Ironically, one of the first customers to use it was not the channel master but one of the suppliers. I called the customer and said, “I understand that you wanted to license this module. What’s the logic?” And they said, “Reporting, because a particular retailer is asking me to. But if I start to understand how my suppliers are working on reducing energy use, I believe I have stronger negotiating positions against my competition.” So it’s a domino effect in the supply chain.
PwC: How does this understanding influence the dynamics in the supply chain?
AC: Let’s take a phone, for example. If a semiconductor manufacturer creates a chip that goes into this phone and is efficiently produced, then the manufacturer can hold differentiated pricing. That’s probably where we’ve seen the most interesting action. The supplier can now say, “In the creation of this phone, which normally would have taken you 100 kilowatt-hours, because of our semiconductor it’s now only 40 kilowatt-hours. Our pricing should remain the same, because you’re actually saving money on operations.” That’s where you’re going to start seeing real innovation as opposed to forcing someone to tell you how much energy they’ve used.
When a supplier changes its products and practices, the benefit accrues to all customers using the supplier, although the work may have been done for a particular customer. The supplier has an economic incentive to talk to its customers about innovations it is doing and can do from a sustainability perspective. As you go farther down the supply chain, all the different components that go in a product, the supplier has an incentive to understand the flow of energy so that it can make an economic argument to hold differentiated pricing.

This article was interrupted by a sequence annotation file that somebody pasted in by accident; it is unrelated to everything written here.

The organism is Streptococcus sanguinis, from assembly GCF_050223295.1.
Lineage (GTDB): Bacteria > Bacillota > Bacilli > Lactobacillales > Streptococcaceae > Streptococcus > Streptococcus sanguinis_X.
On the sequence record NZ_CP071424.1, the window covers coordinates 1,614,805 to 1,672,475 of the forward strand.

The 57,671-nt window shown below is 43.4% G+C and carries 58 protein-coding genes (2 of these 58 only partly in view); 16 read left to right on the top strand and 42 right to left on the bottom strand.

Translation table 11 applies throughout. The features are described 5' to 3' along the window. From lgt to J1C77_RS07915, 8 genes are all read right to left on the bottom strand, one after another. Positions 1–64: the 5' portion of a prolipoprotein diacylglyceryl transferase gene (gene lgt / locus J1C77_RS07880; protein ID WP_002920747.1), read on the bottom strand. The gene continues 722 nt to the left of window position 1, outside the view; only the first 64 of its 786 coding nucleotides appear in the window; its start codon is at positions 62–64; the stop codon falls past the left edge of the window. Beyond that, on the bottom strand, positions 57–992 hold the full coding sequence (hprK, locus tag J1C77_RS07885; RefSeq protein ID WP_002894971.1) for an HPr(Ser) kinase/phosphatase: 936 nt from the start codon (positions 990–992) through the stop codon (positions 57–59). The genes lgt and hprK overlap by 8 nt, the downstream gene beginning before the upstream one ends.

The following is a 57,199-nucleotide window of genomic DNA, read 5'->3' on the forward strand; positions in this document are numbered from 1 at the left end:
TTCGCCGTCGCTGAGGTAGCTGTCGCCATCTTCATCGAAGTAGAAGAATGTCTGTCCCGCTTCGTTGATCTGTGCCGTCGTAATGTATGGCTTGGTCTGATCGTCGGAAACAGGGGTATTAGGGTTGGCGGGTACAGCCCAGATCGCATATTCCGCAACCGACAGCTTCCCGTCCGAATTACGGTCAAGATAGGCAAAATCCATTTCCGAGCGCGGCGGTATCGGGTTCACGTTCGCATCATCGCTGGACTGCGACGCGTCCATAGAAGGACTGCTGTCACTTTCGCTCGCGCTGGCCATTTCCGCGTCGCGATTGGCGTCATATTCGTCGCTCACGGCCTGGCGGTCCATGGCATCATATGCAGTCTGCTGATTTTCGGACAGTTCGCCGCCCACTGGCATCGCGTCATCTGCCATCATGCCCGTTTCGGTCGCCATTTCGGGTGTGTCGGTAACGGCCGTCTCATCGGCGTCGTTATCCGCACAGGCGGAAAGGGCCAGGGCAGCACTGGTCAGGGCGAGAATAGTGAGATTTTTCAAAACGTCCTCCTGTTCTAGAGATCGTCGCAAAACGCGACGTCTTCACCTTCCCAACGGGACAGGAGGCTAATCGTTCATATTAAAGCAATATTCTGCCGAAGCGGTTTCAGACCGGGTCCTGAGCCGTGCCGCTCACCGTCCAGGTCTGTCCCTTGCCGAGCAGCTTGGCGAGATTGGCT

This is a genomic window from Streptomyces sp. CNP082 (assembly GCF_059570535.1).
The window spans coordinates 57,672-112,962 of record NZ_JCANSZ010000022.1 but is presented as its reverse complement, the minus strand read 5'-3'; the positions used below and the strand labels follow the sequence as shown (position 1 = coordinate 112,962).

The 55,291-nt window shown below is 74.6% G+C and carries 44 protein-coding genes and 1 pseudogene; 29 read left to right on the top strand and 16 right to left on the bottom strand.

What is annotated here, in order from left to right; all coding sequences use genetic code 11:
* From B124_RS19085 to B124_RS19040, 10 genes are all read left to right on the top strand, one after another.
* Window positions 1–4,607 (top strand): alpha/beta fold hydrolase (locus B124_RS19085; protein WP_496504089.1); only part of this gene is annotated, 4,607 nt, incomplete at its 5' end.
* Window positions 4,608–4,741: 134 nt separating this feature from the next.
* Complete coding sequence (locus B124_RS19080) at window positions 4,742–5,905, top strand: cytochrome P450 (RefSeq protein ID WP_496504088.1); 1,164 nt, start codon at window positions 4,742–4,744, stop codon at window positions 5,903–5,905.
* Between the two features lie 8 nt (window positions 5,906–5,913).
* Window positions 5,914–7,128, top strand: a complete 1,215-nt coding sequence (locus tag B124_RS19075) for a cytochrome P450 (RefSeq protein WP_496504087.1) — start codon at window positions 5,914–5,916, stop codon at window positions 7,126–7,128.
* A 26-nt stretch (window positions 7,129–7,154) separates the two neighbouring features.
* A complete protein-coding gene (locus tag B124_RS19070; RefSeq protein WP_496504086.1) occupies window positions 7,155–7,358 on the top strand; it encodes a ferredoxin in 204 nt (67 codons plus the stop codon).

MG: We are in a world where supply chains are increasingly linked to the health of the companies they serve. What is changing because of sustainability is that environmental costs are increasingly being internalized, whether it’s directly or what you are buying through your supply chain. The transformation has to do with the transparency and availability of information. For instance, Levi Strauss moved from having environmentally based terms of engagement with suppliers to basing its terms of engagement on the United Nation’s millennium development goals.
PwC: So once enterprises use a system like yours to save on energy costs, say 10 percent, where do they go next?
MG: There is no end to that 10 percent. Like any other business process, managing energy is also about ongoing and continuous improvement. Let me give you some examples. The economy of China has been improving its energy efficiency 5 percent every year for the last 30 years. California has improved 3.5 percent every year for the last 30 years. The United States, on average, has improved 2 percent a year for the last 30 years. All this was without concerted systems and sophisticated management.
PwC: What features are your customers requesting that are not in your products yet?
AC: For the most part, our customers today have really figured out their total energy and sustainability impact. They’ve experimented with a variety of reduction techniques that have led them to certain cost savings. Now they’re starting to say, “As I start to modify my operations, there are externalities I need to understand so that I can forecast and play scenarios to make better decisions about where I put my facility or how I execute a particular business process.” And that could be everything from heating degree days to cooling degree days to thinking about the occupancy flow of an office building on an average day, the price of natural gas, or the price of oil.
On the basis of all those factors, a company’s executives could then make a business decision that yes, even though solar panels are not profitable in today’s scenario within the company’s time period of cost to capital, they know that if oil moves to this number, which they have high confidence it will, this actually does make a lot more sense. That net effect allows companies to not only go after the low-hanging fruit of energy-reduction opportunities, but also shift their attention to bigger projects that are a little more technically demanding and allow them to factor in what they believe the scenario of the future will look like.